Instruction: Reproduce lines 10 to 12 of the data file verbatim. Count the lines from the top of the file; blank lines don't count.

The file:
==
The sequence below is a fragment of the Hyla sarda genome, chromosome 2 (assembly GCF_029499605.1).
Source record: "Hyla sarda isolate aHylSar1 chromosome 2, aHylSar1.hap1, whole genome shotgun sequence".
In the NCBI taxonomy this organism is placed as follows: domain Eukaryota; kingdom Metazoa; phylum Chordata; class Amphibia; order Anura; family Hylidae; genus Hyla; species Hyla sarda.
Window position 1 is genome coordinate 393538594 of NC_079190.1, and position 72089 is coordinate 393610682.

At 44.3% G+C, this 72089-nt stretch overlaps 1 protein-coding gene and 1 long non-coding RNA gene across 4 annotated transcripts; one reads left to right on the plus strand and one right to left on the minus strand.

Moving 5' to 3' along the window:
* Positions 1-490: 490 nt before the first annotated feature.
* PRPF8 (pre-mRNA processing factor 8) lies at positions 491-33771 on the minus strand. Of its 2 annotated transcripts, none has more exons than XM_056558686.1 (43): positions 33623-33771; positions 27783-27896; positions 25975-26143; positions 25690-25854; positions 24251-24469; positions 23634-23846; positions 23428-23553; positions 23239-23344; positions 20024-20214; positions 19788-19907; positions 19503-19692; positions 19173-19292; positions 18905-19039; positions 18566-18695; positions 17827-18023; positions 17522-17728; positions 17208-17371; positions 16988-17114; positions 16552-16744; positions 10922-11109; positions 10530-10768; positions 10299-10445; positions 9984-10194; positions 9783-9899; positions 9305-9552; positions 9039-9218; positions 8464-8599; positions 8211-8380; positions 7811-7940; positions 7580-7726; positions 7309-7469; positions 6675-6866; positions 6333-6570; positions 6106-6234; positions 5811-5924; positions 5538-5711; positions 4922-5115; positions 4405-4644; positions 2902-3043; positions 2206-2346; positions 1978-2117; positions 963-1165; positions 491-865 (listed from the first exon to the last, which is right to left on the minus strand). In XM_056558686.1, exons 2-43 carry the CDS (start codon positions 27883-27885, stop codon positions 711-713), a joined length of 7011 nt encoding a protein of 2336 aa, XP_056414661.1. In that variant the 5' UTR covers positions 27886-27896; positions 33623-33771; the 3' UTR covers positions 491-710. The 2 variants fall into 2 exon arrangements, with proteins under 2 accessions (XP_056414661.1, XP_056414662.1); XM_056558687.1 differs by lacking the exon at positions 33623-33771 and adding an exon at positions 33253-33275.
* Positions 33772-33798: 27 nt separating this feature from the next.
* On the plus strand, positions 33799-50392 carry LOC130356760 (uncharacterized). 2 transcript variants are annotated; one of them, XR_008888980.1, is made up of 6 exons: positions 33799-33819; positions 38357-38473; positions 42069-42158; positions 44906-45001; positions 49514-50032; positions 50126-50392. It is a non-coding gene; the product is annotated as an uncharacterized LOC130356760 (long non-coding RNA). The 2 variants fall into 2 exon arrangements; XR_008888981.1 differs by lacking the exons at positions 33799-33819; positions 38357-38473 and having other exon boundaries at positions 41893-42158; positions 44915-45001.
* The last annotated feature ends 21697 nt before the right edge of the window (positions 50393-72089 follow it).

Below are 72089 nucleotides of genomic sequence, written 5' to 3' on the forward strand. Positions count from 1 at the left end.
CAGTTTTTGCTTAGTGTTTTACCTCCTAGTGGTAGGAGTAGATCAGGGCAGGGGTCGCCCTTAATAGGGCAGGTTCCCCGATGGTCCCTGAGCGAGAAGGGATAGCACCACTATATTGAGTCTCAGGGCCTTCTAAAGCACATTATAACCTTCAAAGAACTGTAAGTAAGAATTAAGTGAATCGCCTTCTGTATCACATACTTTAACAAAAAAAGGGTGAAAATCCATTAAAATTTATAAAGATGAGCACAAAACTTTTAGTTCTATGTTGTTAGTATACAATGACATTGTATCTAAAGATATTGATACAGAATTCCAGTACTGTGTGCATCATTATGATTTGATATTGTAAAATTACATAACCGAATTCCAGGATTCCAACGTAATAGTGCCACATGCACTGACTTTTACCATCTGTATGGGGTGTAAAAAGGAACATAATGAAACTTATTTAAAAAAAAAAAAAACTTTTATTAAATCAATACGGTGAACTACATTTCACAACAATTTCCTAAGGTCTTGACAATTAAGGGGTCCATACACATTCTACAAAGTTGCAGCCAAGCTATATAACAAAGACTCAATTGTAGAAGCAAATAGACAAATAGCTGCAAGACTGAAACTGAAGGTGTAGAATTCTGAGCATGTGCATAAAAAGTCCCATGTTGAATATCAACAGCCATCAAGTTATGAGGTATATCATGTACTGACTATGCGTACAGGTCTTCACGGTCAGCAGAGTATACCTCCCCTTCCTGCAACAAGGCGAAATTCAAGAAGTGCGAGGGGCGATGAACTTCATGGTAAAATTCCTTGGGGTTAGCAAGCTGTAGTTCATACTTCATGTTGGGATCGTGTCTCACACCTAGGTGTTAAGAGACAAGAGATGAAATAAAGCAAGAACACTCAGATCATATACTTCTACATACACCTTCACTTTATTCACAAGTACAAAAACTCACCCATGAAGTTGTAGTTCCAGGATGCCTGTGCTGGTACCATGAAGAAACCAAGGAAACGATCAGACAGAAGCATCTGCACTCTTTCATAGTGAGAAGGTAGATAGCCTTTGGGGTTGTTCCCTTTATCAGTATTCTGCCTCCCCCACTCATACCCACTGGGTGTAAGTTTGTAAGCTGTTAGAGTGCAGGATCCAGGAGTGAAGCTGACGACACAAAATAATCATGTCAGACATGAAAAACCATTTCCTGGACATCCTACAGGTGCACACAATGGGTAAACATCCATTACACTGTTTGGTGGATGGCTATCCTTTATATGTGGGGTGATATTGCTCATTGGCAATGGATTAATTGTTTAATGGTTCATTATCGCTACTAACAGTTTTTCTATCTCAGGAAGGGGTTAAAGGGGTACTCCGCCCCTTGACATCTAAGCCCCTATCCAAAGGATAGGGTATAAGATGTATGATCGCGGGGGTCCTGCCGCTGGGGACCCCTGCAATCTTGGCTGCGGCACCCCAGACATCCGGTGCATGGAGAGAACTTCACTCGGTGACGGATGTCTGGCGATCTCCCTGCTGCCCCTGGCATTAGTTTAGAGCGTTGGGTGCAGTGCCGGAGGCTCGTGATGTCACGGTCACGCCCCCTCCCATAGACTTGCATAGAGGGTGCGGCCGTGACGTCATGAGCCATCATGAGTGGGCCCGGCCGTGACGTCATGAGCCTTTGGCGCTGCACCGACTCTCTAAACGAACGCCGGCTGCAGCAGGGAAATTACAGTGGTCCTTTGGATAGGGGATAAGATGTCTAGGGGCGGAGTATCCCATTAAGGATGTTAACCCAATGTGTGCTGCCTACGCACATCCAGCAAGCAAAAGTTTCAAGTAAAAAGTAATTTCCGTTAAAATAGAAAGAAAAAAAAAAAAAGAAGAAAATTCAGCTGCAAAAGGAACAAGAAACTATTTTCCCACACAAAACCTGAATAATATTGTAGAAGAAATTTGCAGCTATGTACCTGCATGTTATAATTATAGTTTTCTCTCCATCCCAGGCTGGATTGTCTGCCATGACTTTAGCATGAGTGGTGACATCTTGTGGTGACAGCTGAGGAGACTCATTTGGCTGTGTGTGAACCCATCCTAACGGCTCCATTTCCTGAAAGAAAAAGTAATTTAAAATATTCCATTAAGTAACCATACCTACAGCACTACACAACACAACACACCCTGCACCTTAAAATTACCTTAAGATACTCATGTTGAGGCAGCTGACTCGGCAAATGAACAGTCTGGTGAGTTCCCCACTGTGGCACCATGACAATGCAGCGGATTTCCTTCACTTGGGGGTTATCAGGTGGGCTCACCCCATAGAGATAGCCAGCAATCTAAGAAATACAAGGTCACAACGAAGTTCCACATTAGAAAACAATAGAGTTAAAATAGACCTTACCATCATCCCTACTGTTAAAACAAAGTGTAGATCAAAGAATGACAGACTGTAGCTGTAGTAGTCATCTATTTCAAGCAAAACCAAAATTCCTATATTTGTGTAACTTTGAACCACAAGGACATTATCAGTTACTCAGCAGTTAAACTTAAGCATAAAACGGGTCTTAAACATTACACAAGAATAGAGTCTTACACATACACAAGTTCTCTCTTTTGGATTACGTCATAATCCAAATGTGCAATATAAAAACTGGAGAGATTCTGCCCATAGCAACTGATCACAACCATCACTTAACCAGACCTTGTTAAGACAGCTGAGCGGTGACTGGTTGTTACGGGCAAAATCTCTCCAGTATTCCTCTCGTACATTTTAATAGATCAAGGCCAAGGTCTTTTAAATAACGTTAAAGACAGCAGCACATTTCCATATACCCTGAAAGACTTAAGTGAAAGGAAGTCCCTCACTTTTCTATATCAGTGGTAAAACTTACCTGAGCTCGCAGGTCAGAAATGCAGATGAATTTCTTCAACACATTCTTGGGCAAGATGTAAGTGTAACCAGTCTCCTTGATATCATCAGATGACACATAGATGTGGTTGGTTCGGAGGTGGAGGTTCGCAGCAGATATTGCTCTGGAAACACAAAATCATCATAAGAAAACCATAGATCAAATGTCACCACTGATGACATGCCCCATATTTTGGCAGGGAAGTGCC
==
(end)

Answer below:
* On the plus strand, positions 33799-50392 carry LOC130356760 (uncharacterized). 2 transcript variants are annotated; one of them, XR_008888980.1, is made up of 6 exons: positions 33799-33819; positions 38357-38473; positions 42069-42158; positions 44906-45001; positions 49514-50032; positions 50126-50392. It is a non-coding gene; the product is annotated as an uncharacterized LOC130356760 (long non-coding RNA). The 2 variants fall into 2 exon arrangements; XR_008888981.1 differs by lacking the exons at positions 33799-33819; positions 38357-38473 and having other exon boundaries at positions 41893-42158; positions 44915-45001.
* The last annotated feature ends 21697 nt before the right edge of the window (positions 50393-72089 follow it).

Below are 72089 nucleotides of genomic sequence, written 5' to 3' on the forward strand. Positions count from 1 at the left end.